California Joins Battle to Salvage Net Neutrality

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net neutrality

net neutralityRecently New York and Montana have chosen to resist the Federal Communications Commission (FCC) repeal of net neutrality, and now California is joining their ranks as the state legislature with a potential law that is closer than the others to reinstating net neutrality.  It directly defies the FCC ruling by forcing ISPs to follow net neutrality rules, whether or not the company has a government contract. Furthermore, the bill strictly prohibits deceptive marketing about internet traffic or content to ISP customers.

Net neutrality activists are concerned about the ability of broadband companies to act as gatekeepers, particularly with video-streaming services.  State attorneys around the country are arguing that the FCC rushed to make this decision and ignored outcries from millions of Americans, but there is controversy over just how many of the comments were real since a significant amount of fraudulent comments have been found.

Here are details about the February 2015 Net Neutrality Law that was Repealed

  • Internet service providers (ISPs) were categorized as telecommunications services under Title II of the Communications Act.  These rules also applied to mobile internet service.  
  • It set a standard for cable and telecom companies that required them not to interfere or disadvantage consumers or companies.  Slowing down the service was only permissible for a nonbusiness-related “reasonable network management.”  
  • It prevented  broadband internet providers from stifling or preventing traffic to some users in order to offering higher paying customers faster priority access.  In other words, it kept the playfield level for all.
  • With this law in place, FCC strengthened their ability to address complaints about unfairness related to “interconnect” agreements, which are deals made between ISPs and content providers.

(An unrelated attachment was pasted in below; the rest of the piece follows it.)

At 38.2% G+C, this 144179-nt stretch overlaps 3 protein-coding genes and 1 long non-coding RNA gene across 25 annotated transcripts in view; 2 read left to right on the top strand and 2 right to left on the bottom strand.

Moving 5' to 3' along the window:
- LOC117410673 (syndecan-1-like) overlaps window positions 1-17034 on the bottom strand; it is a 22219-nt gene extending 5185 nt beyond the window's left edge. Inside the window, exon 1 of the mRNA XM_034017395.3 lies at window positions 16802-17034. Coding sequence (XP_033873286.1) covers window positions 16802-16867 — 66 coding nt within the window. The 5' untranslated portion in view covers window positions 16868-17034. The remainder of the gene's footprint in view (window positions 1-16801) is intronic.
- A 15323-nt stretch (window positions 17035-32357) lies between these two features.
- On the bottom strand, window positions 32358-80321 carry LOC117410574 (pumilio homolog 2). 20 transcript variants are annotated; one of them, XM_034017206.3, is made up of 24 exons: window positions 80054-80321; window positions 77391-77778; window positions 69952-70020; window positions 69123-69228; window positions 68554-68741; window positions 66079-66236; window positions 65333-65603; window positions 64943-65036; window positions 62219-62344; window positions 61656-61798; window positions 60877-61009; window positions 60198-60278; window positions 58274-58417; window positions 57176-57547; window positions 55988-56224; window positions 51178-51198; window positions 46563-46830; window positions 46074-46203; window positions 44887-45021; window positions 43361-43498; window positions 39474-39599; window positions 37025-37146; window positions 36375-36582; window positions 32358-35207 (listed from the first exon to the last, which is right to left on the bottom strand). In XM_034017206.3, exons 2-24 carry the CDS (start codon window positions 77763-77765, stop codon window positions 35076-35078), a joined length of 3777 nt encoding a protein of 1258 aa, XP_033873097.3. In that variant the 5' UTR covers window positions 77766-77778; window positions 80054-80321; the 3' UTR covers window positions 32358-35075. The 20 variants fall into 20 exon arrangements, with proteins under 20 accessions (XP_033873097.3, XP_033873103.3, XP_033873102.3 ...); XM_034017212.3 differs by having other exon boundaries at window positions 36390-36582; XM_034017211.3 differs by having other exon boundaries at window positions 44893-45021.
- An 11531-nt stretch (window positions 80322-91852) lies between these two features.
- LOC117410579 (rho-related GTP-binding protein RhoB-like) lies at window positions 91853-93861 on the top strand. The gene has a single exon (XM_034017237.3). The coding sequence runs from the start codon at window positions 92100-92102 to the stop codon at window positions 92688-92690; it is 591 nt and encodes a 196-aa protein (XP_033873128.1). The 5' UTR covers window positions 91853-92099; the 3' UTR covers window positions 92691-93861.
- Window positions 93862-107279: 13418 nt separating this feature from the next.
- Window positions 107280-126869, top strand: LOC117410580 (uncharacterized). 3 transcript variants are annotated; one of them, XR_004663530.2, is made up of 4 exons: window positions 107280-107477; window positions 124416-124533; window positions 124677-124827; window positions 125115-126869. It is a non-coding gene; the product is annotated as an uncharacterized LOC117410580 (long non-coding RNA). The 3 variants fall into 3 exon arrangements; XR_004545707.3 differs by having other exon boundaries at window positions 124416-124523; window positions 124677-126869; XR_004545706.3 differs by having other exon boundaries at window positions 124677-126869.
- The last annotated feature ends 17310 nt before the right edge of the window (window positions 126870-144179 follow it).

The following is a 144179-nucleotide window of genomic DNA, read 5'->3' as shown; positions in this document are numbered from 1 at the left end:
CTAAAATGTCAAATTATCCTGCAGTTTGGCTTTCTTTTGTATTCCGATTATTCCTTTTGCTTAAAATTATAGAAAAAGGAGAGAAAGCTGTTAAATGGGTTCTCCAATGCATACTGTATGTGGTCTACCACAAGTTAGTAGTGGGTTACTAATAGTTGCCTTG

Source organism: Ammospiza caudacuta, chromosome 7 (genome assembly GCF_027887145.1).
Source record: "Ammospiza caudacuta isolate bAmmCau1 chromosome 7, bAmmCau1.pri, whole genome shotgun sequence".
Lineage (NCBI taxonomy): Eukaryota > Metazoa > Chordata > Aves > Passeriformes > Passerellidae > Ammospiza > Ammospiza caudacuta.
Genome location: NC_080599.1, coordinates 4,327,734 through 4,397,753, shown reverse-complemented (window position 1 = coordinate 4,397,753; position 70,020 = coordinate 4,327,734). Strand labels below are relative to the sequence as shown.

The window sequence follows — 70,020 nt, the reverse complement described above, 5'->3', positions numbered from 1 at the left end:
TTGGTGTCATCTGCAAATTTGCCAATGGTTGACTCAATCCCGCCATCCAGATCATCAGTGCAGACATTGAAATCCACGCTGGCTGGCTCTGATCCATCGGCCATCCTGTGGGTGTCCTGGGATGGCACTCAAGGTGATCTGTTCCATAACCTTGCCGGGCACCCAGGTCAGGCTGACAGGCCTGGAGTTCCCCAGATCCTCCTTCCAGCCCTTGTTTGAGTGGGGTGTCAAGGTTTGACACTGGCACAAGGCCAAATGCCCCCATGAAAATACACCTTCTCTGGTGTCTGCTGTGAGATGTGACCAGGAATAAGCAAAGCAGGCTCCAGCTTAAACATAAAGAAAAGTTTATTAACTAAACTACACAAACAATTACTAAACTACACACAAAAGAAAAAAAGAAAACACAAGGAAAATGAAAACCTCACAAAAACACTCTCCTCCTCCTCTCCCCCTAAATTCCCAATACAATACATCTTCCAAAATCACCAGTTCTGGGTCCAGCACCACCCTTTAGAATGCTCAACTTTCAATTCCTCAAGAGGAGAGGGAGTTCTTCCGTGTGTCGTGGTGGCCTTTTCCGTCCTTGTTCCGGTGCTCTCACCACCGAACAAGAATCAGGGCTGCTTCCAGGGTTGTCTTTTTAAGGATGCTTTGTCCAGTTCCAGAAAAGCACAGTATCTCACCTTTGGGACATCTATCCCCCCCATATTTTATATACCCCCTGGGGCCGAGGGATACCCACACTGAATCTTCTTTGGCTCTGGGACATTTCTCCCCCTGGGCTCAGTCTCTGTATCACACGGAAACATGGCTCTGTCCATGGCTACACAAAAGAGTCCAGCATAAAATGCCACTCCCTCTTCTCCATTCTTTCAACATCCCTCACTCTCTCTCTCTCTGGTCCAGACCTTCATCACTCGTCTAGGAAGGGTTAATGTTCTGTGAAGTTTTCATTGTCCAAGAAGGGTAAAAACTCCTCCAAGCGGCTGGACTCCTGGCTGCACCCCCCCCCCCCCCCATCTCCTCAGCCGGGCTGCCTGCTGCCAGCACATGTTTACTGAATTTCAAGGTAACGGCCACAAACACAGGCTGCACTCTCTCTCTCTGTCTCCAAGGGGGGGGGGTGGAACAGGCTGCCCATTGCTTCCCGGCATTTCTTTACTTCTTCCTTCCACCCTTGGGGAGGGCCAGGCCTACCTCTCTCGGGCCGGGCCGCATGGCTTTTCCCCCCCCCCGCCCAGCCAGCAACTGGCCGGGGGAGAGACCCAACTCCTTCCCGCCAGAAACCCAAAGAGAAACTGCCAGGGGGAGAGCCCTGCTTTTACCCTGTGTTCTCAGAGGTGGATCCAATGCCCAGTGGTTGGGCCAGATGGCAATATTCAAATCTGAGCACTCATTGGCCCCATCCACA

Basis for repeal on December 14, 2017  

The argument is that the net neutrality laws were never needed in the first place and it was doing fine prior to 2015 when the law was created. Those opposing net neutrality claim that the problem never really lied with ISPs blocking content, because the issue has been more about folks having a lack of access.  (It is worth noting that there have been some companies that blocked their customers from accessing apps from competitors and some also implemented policies to promote certain services over others.) NPR reports that the FCC Chairman, Ajit Pai, has been against the Net Neutrality law from the beginning because he has seen it as “micromanaging the internet”, and that it creates a barrier for investment and innovation.

Broadband companies have expressed that they don’t intend to interfere with web traffic as it is.  

So, What now?

  • The FCC removed net neutrality and can no longer enforce rules for it
  • Enforcement now goes to the Federal Trade Commission, who does not prevent violations with regulations, but punishes violations as they occur
  • The internet is no longer designated under Title II, so the FCC can no longer regulate for net neutrality.
  • Now internet providers get free rein to block, direct, and prioritize web traffic towards content however they please.  They just have to publicly state it.

There is a concern about the smaller tech companies, especially startups, because if ISPs make special “priority” traffic deals, then they could lose out. Larger companies used to argue for net neutrality, but lately they have grown more quiet, and this has caused some concern as well. The Internet Association’s response to broadband companies’ statements about keeping the internet fair was basically, that this offered little comfort. There is concern about the fact that there is no single authority in place to protect consumers.  Those in favor for the repeal say that people are making up scenarios to worry about, and they need to just relax.  

We have a long road ahead of us full of legal battles and potential changes to our internet experiences. Will we start to experience an internet slanted towards serving those with deeper pockets or will it be kept fair for all?  Only time will tell.  Promises, promises.